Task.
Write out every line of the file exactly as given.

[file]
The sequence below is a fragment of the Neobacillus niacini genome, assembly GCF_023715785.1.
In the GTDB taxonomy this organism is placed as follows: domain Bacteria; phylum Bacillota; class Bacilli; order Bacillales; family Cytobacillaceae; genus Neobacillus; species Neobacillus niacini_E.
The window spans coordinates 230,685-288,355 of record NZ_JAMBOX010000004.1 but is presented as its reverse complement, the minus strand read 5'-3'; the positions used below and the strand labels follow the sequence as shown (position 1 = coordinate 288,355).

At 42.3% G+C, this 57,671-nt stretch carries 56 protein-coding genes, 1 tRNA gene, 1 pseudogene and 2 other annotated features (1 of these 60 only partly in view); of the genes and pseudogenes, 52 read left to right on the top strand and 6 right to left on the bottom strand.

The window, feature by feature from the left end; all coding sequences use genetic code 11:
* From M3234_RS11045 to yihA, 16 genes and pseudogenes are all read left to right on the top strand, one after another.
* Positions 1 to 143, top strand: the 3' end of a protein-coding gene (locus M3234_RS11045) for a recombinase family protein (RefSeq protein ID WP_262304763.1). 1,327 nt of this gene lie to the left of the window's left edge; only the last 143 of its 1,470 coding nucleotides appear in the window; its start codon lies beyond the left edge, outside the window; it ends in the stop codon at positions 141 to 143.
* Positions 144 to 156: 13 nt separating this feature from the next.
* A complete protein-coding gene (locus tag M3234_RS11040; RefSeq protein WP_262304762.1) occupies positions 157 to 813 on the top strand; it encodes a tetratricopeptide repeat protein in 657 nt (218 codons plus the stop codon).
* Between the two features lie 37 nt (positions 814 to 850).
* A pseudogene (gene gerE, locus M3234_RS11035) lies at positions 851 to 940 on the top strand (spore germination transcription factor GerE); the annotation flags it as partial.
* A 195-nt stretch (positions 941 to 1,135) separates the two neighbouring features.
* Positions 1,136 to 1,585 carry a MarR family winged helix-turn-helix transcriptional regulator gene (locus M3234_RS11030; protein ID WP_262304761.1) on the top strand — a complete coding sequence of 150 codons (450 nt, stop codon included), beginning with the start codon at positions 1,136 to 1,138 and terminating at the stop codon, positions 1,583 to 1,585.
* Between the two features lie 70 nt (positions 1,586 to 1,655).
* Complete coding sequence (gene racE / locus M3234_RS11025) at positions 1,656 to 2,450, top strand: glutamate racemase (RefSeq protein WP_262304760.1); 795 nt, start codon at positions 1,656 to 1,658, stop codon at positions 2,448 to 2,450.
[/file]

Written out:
The sequence below is a fragment of the Neobacillus niacini genome, assembly GCF_023715785.1.
In the GTDB taxonomy this organism is placed as follows: domain Bacteria; phylum Bacillota; class Bacilli; order Bacillales; family Cytobacillaceae; genus Neobacillus; species Neobacillus niacini_E.
The window spans coordinates 230,685-288,355 of record NZ_JAMBOX010000004.1 but is presented as its reverse complement, the minus strand read 5'-3'; the positions used below and the strand labels follow the sequence as shown (position 1 = coordinate 288,355).

At 42.3% G+C, this 57,671-nt stretch carries 56 protein-coding genes, 1 tRNA gene, 1 pseudogene and 2 other annotated features (1 of these 60 only partly in view); of the genes and pseudogenes, 52 read left to right on the top strand and 6 right to left on the bottom strand.

The window, feature by feature from the left end; all coding sequences use genetic code 11:
* From M3234_RS11045 to yihA, 16 genes and pseudogenes are all read left to right on the top strand, one after another.
* Positions 1 to 143, top strand: the 3' end of a protein-coding gene (locus M3234_RS11045) for a recombinase family protein (RefSeq protein ID WP_262304763.1). 1,327 nt of this gene lie to the left of the window's left edge; only the last 143 of its 1,470 coding nucleotides appear in the window; its start codon lies beyond the left edge, outside the window; it ends in the stop codon at positions 141 to 143.
* Positions 144 to 156: 13 nt separating this feature from the next.
* A complete protein-coding gene (locus tag M3234_RS11040; RefSeq protein WP_262304762.1) occupies positions 157 to 813 on the top strand; it encodes a tetratricopeptide repeat protein in 657 nt (218 codons plus the stop codon).
* Between the two features lie 37 nt (positions 814 to 850).
* A pseudogene (gene gerE, locus M3234_RS11035) lies at positions 851 to 940 on the top strand (spore germination transcription factor GerE); the annotation flags it as partial.
* A 195-nt stretch (positions 941 to 1,135) separates the two neighbouring features.
* Positions 1,136 to 1,585 carry a MarR family winged helix-turn-helix transcriptional regulator gene (locus M3234_RS11030; protein ID WP_262304761.1) on the top strand — a complete coding sequence of 150 codons (450 nt, stop codon included), beginning with the start codon at positions 1,136 to 1,138 and terminating at the stop codon, positions 1,583 to 1,585.
* Between the two features lie 70 nt (positions 1,586 to 1,655).
* Complete coding sequence (gene racE / locus M3234_RS11025) at positions 1,656 to 2,450, top strand: glutamate racemase (RefSeq protein WP_262304760.1); 795 nt, start codon at positions 1,656 to 1,658, stop codon at positions 2,448 to 2,450.